Texas Supreme Court Upholds General Law Sex Offender Residency Restrictions
Last Friday, the Texas Supreme Court upheld a general law city’s sex offender ordinance that complies with House Bill 1111, passed in 2017. The case is styled City of Krum v. Taylor Rice.
In 2014, Rice pled guilty to sexual assault of a fourteen-year-old. Rice agreed to deferred adjudication, the terms of which barred him from going “within 1,000 feet of a premise where children commonly gather, including a…playground,” until 2024.
Rice also had to register as a sex offender. At the time, the City of Krum had in place a sex offender residency restrictions ordinance (SORRO) prohibiting registered sex offenders who had committed violations involving minors under the age of sixteen from residing “within 2,000 feet of any premises where children commonly gather.”
Rice challenged the city’s ordinance, alleging that general law cities had no authority to enact a SORRO, largely based on a March 2007 opinion from the Texas attorney general’s office. He claimed that, because they are incorporated under the general laws, and no general law expressly delegates the authority to enact a sex offender residency restriction ordinance, the defendant cities are not authorized to enact one.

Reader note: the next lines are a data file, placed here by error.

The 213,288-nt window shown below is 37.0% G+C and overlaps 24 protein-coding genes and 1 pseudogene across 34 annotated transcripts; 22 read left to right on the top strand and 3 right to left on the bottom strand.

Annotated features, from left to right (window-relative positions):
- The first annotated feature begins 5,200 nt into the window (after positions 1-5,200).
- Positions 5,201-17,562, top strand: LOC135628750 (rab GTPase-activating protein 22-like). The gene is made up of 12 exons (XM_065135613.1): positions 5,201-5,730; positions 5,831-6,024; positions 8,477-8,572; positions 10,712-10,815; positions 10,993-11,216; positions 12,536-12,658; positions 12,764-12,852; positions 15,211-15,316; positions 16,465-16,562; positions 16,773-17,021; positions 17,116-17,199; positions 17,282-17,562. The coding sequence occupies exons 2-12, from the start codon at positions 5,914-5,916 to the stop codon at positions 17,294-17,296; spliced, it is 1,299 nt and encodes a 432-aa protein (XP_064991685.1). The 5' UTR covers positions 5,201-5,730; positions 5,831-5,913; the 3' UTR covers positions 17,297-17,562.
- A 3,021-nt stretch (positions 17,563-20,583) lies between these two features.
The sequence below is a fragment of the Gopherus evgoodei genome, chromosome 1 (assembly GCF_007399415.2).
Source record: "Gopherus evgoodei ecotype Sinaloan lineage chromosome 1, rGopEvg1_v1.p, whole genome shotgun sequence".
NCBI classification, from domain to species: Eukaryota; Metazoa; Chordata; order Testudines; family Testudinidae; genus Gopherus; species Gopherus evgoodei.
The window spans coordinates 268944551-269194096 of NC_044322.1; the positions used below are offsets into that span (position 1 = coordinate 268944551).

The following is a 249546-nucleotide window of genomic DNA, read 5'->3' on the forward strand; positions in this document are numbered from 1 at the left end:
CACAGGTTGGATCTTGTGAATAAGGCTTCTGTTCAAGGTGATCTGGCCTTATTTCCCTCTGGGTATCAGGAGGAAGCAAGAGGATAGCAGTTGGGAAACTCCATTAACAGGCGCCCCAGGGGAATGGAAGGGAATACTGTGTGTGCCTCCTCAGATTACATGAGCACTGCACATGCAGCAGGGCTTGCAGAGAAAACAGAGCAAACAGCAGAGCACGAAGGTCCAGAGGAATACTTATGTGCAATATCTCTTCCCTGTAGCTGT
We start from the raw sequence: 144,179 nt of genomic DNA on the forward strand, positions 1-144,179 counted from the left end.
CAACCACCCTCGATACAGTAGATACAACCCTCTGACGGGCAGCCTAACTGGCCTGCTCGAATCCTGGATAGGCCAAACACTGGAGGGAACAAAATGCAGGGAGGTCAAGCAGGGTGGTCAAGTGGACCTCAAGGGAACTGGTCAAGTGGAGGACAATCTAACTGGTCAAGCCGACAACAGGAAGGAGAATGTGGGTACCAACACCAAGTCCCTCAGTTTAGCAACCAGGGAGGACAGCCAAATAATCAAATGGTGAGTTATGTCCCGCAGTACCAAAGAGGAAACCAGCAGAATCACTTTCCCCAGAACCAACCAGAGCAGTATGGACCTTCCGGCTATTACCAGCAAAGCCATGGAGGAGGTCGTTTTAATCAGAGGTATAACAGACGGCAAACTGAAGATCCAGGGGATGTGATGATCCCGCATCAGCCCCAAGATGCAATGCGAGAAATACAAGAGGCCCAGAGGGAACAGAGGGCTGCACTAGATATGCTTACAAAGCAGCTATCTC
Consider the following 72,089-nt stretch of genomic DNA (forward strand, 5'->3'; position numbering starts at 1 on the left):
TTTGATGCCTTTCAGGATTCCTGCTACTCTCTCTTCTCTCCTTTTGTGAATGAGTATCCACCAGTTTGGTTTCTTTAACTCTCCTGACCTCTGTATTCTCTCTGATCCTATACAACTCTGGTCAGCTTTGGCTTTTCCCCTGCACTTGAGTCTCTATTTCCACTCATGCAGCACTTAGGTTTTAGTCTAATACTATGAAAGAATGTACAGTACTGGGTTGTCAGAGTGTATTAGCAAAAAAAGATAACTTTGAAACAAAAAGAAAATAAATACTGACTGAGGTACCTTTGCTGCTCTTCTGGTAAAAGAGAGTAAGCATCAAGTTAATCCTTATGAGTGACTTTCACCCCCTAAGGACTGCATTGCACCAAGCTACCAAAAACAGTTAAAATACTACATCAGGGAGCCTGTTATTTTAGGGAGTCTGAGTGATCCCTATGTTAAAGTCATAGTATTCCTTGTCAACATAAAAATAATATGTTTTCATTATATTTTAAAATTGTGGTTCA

While the lawsuit was pending, the Texas Legislature passed H.B. 1111, a TML priority bill. The bill’s effective date was September 1, 2017, and it effectively overruled the attorney general’s opinion. Among other things, the bill caps the distance of any SORRO at 1,000 feet and requires an exemption for persons who established residence within a restricted zone before the effective date of the relevant ordinance. After the bill’s effective date, Krum passed an amended SORRO that complies with its requirements. The amended ordinance prohibits registered sex offenders from living within 1,000 feet of a “child safety zone.”
The court held that Rice’s challenge to the SORRO is moot in light of H.B. 1111 because the bill clearly empowers general law cities to enact ordinances that limit the movements of sex offenders. Rice filed a motion for rehearing, which is pending.